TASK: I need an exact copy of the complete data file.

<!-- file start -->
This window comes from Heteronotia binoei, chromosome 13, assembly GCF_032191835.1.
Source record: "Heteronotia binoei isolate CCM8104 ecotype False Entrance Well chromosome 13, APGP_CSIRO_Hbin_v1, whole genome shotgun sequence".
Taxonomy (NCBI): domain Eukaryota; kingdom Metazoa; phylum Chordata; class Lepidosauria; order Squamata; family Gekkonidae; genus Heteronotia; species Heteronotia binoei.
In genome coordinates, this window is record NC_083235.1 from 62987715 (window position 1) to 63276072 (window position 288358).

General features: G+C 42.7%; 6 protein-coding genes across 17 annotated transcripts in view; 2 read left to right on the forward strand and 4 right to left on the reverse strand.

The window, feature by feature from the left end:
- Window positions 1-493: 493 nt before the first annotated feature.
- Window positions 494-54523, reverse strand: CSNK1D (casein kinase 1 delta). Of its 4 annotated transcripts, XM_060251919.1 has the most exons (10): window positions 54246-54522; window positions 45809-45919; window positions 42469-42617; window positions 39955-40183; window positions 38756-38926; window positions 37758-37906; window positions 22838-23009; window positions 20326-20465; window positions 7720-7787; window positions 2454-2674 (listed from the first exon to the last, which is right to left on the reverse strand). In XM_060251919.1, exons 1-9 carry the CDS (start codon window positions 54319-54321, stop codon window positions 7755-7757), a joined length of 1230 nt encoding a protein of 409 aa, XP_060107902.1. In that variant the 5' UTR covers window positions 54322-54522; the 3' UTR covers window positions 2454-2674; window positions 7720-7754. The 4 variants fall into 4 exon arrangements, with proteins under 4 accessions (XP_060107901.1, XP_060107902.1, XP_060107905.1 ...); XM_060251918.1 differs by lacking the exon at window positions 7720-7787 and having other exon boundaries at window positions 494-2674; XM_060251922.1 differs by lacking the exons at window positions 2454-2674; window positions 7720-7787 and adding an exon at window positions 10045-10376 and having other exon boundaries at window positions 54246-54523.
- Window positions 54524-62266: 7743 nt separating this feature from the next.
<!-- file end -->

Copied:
This window comes from Heteronotia binoei, chromosome 13, assembly GCF_032191835.1.
Source record: "Heteronotia binoei isolate CCM8104 ecotype False Entrance Well chromosome 13, APGP_CSIRO_Hbin_v1, whole genome shotgun sequence".
Taxonomy (NCBI): domain Eukaryota; kingdom Metazoa; phylum Chordata; class Lepidosauria; order Squamata; family Gekkonidae; genus Heteronotia; species Heteronotia binoei.
In genome coordinates, this window is record NC_083235.1 from 62987715 (window position 1) to 63276072 (window position 288358).

General features: G+C 42.7%; 6 protein-coding genes across 17 annotated transcripts in view; 2 read left to right on the forward strand and 4 right to left on the reverse strand.

The window, feature by feature from the left end:
- Window positions 1-493: 493 nt before the first annotated feature.
- Window positions 494-54523, reverse strand: CSNK1D (casein kinase 1 delta). Of its 4 annotated transcripts, XM_060251919.1 has the most exons (10): window positions 54246-54522; window positions 45809-45919; window positions 42469-42617; window positions 39955-40183; window positions 38756-38926; window positions 37758-37906; window positions 22838-23009; window positions 20326-20465; window positions 7720-7787; window positions 2454-2674 (listed from the first exon to the last, which is right to left on the reverse strand). In XM_060251919.1, exons 1-9 carry the CDS (start codon window positions 54319-54321, stop codon window positions 7755-7757), a joined length of 1230 nt encoding a protein of 409 aa, XP_060107902.1. In that variant the 5' UTR covers window positions 54322-54522; the 3' UTR covers window positions 2454-2674; window positions 7720-7754. The 4 variants fall into 4 exon arrangements, with proteins under 4 accessions (XP_060107901.1, XP_060107902.1, XP_060107905.1 ...); XM_060251918.1 differs by lacking the exon at window positions 7720-7787 and having other exon boundaries at window positions 494-2674; XM_060251922.1 differs by lacking the exons at window positions 2454-2674; window positions 7720-7787 and adding an exon at window positions 10045-10376 and having other exon boundaries at window positions 54246-54523.
- Window positions 54524-62266: 7743 nt separating this feature from the next.